William Cullen Bryant, the longtime editor of the New York Evening Post and the first American poet to attain international prominence, was a staunch abolitionist. “Wherever our flag floats,” he wrote after the Supreme Court’s Dred Scott decision, “it is the flag of slavery.” He was also an influential Lincoln supporter. (Bryant, in fact, introduced Lincoln to New Yorkers at his famous Cooper Union speech.) After the war, Bryant hailed the demise of slavery’s “cruel reign” in this poem.
O THOU great Wrong, that, through the slow-paced years,
Didst hold thy millions fettered, and didst wield
The scourge that drove the laborer to the field,
And look with stony eye on human tears,
Thy cruel reign is o'er;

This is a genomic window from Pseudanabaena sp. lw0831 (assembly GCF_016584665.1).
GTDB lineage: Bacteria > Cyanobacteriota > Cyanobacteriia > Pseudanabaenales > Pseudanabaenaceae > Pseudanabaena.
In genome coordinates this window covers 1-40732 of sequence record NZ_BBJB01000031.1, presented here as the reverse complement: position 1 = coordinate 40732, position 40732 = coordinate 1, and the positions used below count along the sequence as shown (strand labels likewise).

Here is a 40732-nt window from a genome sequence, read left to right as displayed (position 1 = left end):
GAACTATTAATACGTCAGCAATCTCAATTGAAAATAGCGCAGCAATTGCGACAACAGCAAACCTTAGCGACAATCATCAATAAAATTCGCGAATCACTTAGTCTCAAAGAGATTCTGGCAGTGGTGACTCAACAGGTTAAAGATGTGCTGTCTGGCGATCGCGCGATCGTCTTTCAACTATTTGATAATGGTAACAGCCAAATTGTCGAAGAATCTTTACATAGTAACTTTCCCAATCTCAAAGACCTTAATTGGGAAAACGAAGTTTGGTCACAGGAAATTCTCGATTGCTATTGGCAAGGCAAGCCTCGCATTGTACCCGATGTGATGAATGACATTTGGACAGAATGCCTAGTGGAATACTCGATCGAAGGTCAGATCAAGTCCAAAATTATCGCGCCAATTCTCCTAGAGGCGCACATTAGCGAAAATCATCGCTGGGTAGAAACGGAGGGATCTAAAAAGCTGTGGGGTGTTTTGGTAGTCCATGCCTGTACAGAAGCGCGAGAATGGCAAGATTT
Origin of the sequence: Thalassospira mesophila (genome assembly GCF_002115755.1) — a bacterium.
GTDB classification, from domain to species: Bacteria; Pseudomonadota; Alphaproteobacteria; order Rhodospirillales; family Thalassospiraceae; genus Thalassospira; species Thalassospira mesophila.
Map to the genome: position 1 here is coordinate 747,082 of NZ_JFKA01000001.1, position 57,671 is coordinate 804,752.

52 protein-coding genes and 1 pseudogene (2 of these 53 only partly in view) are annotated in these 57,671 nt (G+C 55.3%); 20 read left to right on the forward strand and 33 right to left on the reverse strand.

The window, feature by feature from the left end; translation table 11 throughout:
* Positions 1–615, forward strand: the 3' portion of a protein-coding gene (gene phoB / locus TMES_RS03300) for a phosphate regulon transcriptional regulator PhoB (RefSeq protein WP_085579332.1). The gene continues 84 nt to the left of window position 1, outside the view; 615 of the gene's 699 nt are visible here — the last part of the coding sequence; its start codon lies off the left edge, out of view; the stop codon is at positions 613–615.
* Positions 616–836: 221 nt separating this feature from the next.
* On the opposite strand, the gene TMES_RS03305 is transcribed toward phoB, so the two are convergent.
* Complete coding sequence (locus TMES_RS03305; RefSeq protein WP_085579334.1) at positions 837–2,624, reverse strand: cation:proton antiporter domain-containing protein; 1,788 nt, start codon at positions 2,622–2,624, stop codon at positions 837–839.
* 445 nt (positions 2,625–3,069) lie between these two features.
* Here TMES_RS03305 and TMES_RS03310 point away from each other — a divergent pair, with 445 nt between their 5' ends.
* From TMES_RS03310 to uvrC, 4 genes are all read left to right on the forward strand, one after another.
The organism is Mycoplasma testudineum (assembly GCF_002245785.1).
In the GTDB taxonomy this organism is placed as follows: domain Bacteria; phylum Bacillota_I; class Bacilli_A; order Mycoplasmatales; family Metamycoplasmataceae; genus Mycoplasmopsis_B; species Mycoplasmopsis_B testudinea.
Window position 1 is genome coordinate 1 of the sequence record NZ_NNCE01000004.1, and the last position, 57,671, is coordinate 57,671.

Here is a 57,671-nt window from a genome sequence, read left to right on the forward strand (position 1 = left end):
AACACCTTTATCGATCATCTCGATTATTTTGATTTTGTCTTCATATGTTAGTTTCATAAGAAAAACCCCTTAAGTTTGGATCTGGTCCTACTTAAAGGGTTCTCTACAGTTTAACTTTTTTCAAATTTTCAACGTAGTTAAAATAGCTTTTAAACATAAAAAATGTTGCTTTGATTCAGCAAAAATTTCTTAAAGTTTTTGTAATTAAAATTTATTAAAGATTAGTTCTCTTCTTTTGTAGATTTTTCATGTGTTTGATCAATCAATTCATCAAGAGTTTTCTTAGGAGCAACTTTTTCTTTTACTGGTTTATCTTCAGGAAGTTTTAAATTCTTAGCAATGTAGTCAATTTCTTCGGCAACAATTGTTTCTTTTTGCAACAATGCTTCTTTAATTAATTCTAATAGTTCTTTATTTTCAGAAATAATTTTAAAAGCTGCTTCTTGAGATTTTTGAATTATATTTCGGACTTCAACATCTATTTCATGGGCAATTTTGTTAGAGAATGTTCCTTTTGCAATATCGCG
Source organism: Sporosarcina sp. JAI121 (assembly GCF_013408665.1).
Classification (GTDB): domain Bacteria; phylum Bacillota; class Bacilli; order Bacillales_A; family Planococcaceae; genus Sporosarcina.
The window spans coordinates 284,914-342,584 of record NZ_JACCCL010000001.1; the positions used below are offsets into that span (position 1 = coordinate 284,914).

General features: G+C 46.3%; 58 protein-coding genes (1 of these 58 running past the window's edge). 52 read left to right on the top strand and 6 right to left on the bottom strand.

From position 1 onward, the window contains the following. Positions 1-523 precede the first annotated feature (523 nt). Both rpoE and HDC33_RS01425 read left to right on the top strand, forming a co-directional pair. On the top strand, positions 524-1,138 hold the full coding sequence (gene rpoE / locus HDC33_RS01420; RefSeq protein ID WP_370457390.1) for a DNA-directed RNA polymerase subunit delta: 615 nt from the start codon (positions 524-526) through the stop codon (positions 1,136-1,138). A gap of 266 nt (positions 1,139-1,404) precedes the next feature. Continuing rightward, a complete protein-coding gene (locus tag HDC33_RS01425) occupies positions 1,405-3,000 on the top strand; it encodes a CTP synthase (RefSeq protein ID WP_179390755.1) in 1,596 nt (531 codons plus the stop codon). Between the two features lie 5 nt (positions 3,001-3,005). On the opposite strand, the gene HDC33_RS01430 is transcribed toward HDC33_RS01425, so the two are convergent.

Thy bondmen crouch no more
In terror at the menace of thine eye;
For He who marks the bounds of guilty power,
Long-suffering, hath heard the captive's cry,
And touched his shackles at the appointed hour,
And lo! they fall, and he whose limbs they galled
Stands in his native manhood, disenthralled.
A shout of joy from the redeemed is sent;
Ten thousand hamlets swell the hymn of thanks;
Our rivers roll exulting, and their banks
Send up hosannas to the firmament.
Fields, where the bondman's toil
No more shall trench the soil,
Seem now to bask in a serener day;
The meadow-birds sing sweeter, and the airs
Of heaven with more caressing softness play,
Welcoming man to liberty like theirs.
A glory clothes the land from sea to sea,
For the great land and all its coasts are free.